|Practicing 30- to 40-footers may be fun but you're not going to have many of them during your round. (Courtesy of V. Chugh)|
Here are a few tips that can help you become a better putter:
Start with a routine: Notice when you watch PGA Tour players, they have a routine for every shot, especially when it comes to putting. Better players know a routine is necessary for making consistent strokes.
First, start by looking at the putt from behind the ball, then halfway down the line and finally from behind the hole.
This will help you see the line, slope and speed of the putt. (To help speed up play try and do this part of your alignment while your playing partners are lining up their putts.)
Next, step up to your ball, make a practice stroke or two, and then hit the putt.
You can modify this routine to develop your own but don't waste too much time (the routine should take 30 to 40 seconds at most) and always be sure to do it before every putt.
Practice the Short Putts: Practicing 30- to 40-footers may be fun but you're not going to have many of them during your round. On the course the majority of your putts will be from within 15 feet, so before playing practice the short putts.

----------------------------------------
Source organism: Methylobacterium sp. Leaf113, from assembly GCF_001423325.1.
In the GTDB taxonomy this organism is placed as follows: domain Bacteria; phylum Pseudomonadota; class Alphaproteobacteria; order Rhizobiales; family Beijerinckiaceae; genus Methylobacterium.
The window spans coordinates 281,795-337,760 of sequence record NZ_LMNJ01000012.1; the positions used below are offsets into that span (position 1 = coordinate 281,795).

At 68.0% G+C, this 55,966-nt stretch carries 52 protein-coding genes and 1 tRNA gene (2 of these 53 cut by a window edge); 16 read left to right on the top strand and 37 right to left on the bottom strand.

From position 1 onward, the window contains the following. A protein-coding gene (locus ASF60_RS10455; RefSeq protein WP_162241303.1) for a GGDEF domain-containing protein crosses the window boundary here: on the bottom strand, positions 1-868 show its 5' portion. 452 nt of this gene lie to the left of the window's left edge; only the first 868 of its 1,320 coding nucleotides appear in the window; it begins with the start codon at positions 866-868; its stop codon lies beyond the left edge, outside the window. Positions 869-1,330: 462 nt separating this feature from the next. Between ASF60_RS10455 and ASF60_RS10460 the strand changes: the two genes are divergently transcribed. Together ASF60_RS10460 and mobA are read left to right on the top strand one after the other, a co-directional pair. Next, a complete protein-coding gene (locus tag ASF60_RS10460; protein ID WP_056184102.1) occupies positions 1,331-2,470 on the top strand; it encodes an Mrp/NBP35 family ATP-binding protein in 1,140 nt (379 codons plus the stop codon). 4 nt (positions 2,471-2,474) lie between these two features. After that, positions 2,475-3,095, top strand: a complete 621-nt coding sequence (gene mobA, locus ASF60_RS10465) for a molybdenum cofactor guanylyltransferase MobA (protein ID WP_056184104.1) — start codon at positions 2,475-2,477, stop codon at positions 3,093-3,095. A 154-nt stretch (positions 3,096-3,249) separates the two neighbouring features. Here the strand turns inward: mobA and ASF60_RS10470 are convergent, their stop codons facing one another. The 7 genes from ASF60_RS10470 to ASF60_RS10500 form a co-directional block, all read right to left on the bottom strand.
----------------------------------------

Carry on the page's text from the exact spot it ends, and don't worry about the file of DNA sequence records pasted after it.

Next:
Start by taking four balls, making a circle approximately 5 feet from the hole. When you make three out of four from that distance move your circle outward a foot or two.
Keep doing this until you get about 12 to 15 feet from the hole. This drill will improve your speed control, help you read putts and give you confidence in your stroke.
Your Alignment is bad: Trusting your alignment helps you focus on your stroke which leads to solid putts.
Next time you play, have one of your playing partners help line you up on your putts. Have him stand behind you looking down your line. Once he lets you know you are aligned properly just stroke the putt.
This should help you relax and make a good stroke because you are not thinking about your alignment.
If your playing partner is constantly changing your alignment you should focus your practice time on this area of your putting.
Try different things: If you have putting problems, try different solutions. The key to good putting is confidence, and there are several ways to improve your confidence.
Try a new grip. When you see a golfer who is a good putter watch how they grip the club. Some overlap, some interlock, some have a split-hand grip or the claw. It doesn't matter how you grip the putter as long as it works, so experiment next time you practice.
Next, try a different length putter or a different style. Almost all golf shops let you "demo" putters. Take a few out to the putting green and see if one is right for you.
November 18, 2008
Les Miller is longtime Golf Writers of America member who has written golf instruction for several newspapers and golf publications. His many years of experience as a golf professional, director of product development and tour relations for several major golf companies gives him a unique background that helps golfers increase their enjoyment of the game.